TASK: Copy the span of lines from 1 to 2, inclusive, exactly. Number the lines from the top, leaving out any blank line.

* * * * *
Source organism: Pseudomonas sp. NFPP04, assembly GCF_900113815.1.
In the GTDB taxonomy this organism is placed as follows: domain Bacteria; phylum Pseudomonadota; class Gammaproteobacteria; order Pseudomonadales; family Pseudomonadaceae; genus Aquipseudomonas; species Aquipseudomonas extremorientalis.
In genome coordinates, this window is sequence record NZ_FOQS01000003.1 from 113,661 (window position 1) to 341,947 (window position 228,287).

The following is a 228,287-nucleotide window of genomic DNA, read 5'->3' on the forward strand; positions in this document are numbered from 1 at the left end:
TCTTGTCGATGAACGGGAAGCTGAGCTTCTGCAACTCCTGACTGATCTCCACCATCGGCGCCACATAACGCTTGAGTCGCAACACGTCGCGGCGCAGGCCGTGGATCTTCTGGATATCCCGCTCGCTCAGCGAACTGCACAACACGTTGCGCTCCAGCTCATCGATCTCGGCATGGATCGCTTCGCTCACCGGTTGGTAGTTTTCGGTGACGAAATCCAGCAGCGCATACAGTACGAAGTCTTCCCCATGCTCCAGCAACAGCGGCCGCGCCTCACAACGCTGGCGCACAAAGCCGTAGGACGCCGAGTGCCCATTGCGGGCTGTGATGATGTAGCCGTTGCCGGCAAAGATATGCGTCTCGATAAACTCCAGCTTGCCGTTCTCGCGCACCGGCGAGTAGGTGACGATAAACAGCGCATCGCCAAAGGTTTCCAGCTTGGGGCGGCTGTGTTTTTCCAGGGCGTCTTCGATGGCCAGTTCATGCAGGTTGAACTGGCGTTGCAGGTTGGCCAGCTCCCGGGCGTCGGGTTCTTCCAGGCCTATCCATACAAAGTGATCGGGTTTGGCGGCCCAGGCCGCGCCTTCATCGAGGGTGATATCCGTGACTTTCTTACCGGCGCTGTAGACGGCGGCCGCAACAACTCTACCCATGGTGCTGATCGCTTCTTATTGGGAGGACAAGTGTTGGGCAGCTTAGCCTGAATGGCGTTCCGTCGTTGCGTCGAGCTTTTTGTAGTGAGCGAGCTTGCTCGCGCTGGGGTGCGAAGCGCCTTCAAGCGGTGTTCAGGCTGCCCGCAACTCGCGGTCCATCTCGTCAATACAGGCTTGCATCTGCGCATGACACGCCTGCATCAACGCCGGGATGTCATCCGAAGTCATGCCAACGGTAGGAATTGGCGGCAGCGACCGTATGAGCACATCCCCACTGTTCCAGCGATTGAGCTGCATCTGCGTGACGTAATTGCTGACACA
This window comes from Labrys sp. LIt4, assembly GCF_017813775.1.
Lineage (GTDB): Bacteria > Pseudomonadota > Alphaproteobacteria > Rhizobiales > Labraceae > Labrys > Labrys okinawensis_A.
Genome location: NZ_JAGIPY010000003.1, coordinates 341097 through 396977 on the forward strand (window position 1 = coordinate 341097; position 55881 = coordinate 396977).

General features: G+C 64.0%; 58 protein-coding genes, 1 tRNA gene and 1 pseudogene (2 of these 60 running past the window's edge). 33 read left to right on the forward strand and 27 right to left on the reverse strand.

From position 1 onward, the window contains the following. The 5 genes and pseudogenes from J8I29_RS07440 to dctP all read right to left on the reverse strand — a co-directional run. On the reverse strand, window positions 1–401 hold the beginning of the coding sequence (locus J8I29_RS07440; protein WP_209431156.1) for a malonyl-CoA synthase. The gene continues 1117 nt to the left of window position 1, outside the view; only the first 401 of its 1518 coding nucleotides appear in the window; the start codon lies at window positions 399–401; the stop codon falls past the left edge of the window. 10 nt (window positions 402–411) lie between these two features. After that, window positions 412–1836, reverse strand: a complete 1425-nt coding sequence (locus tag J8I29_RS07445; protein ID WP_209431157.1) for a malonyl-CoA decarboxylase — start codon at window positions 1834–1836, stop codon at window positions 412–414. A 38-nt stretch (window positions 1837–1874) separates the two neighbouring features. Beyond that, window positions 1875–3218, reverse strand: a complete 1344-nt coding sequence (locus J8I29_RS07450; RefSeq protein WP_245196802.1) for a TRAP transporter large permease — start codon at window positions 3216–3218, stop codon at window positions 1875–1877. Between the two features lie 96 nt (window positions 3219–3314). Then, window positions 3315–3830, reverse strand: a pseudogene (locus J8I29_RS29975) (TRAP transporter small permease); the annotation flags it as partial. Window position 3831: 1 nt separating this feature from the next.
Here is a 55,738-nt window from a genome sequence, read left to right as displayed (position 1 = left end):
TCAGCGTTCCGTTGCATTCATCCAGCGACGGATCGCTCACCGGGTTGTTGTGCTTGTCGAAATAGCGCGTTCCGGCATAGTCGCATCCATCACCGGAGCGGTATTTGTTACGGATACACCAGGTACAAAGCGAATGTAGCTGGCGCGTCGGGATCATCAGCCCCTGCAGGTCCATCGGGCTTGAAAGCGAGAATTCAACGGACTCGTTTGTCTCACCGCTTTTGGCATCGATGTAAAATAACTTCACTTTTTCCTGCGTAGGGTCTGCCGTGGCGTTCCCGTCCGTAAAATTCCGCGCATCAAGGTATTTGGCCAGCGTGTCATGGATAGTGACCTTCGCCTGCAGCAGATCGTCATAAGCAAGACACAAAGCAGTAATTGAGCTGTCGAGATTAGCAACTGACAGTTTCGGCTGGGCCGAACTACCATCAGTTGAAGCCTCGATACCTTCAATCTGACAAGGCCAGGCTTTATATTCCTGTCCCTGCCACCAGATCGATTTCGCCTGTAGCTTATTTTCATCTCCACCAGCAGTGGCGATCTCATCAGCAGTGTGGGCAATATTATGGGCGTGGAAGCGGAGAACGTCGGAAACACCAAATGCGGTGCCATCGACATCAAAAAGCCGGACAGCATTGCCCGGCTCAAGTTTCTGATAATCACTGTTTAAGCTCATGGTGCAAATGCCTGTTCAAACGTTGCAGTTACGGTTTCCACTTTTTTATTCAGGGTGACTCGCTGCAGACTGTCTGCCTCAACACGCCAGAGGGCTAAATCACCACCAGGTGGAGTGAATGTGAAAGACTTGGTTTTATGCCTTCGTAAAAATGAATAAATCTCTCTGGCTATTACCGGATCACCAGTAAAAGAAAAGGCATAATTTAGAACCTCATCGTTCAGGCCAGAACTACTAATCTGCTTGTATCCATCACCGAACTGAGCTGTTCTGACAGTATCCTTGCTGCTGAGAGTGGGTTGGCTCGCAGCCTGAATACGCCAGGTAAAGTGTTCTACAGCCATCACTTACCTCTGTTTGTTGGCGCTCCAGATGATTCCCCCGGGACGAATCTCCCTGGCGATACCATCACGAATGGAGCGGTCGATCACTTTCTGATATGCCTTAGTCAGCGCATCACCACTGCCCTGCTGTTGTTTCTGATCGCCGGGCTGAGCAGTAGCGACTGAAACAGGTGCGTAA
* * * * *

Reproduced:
Source organism: Pseudomonas sp. NFPP04, assembly GCF_900113815.1.
In the GTDB taxonomy this organism is placed as follows: domain Bacteria; phylum Pseudomonadota; class Gammaproteobacteria; order Pseudomonadales; family Pseudomonadaceae; genus Aquipseudomonas; species Aquipseudomonas extremorientalis.